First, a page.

I moved the beam down to her belly. I’ve seen some pretty nasty things in my time. I’ve even done a few of them myself when the occasion called for it. But this was about as horrific as it got. Her entire abdomen had been torn out. There had been no surgical precision here, just raw, brutal animal ferocity. I heard Pete choke and sob behind me and I switched off the torch.
I stood and said, “Who found her?”
Pete had turned away, his face hidden in his hands.
The guy who’d met me at the gate piped up, “Park policeman on his rounds. Half pass three. He recognize her because she come to park in mornings for coffee and see the paintings exhibition. She like this park.”
I said, “A cop? Why didn’t he—?”
He knew what I was going to ask and interrupted me, “Cops know Russian Pete, da? He pay their mortgages…” There was some stifled laughing. Pete turned to face me, wiping his face with the back of his sleeve. His voice was raw. “They know that anything of interest to me, they report to me. It is courtesy. Chief constable is good friend of mine. You know…”
I nodded. I knew. That explained the keys. Anyone who was anyone in this town was in Russian Pete’s pocket.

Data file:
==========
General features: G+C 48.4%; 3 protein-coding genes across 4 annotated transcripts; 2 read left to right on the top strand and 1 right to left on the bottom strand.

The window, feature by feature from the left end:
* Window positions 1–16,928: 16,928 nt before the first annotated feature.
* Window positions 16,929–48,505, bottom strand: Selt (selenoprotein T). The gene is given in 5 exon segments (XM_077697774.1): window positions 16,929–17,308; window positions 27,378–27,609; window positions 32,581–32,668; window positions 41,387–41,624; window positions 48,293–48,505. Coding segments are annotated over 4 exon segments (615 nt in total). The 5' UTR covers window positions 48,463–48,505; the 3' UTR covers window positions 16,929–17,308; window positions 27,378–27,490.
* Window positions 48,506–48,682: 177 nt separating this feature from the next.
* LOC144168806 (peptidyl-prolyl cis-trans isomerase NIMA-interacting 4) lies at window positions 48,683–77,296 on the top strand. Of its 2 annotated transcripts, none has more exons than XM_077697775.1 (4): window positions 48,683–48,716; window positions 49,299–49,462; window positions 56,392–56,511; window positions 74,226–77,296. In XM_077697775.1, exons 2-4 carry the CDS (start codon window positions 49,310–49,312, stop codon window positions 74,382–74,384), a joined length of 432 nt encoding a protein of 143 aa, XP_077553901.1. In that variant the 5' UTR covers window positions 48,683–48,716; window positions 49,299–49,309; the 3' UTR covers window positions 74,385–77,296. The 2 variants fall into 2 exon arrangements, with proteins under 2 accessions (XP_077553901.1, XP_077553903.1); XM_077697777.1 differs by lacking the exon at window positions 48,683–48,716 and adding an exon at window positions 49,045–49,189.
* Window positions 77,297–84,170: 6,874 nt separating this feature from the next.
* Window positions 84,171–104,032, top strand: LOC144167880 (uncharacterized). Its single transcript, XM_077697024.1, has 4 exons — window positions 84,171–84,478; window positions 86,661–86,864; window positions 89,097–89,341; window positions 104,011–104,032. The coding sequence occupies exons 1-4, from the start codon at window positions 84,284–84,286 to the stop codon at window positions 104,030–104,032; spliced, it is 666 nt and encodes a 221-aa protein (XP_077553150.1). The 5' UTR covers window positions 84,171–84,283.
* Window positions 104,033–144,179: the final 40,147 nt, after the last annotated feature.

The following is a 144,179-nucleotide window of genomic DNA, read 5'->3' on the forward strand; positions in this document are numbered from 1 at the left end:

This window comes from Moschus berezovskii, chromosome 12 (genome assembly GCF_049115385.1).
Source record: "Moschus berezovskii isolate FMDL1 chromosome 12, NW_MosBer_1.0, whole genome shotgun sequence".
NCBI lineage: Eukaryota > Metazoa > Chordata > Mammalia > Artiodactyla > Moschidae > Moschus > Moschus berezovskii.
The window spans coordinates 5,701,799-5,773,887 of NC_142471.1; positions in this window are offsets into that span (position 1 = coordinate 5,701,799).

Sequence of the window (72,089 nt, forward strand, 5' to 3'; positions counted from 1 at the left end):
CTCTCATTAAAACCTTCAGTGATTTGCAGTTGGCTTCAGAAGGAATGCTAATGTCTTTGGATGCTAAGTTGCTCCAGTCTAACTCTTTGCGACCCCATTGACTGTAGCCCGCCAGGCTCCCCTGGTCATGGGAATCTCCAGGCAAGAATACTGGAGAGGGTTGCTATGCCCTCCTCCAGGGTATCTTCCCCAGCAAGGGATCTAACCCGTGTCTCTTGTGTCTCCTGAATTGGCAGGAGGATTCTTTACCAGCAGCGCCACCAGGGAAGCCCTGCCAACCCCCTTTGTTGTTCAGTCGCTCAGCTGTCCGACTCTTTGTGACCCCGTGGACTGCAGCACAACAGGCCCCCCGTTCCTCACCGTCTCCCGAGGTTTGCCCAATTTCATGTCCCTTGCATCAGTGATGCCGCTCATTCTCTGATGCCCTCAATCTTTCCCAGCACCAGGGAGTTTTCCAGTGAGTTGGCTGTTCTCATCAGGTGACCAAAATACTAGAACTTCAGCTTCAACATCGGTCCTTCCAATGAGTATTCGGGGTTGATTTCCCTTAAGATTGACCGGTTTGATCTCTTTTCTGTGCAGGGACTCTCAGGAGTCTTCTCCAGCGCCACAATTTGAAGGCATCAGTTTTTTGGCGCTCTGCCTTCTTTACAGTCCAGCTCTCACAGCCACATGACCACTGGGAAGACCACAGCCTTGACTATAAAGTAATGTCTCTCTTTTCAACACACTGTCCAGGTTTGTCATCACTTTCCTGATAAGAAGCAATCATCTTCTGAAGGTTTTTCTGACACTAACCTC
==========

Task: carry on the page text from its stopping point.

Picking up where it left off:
I said, “So, where are the cops now?”
“On their way. We have twenty minutes.”
I stared at him. “For what? What do you want from me?”
He held my eye a moment then jerked his head toward what was left of his daughter. “If police investigate, maybe it is years before killer is found. And when they find him, what?” He shrugged his huge shoulders and looked around at the dark woodlands. “Maybe he go to prison for twenty years, to secure wing with psychologists to help him.” He shook his head and spat on the ground. “No…you find him. You are smart, Murdoch. You not limited like police. You have no rules. I give you any help, any money—no matter. I get you what you want. I want man who did this. You find him.”
“And when I find him?”
“Better you don’t know.”
I nodded. “Okay, Pete. I’ll do what I can. When the cops are done, I want the forensics report. And I don’t want the cops to know I’m involved.”
His face began to crumple again and he pointed helplessly at Eva, at the gaping hole in her belly. “What is this, Murdoch? Why? Why he did this to my baby…?” His voice was weird, twisted with pain.
They led him away through the woodlands into the darkness beneath the trees, and I made my way back through the paling, gray light and the drizzle, toward my car, thinking that most times, what really hurts is not understanding why. Pain never hurts so much as when it’s meaningless.
I got deep like that sometimes.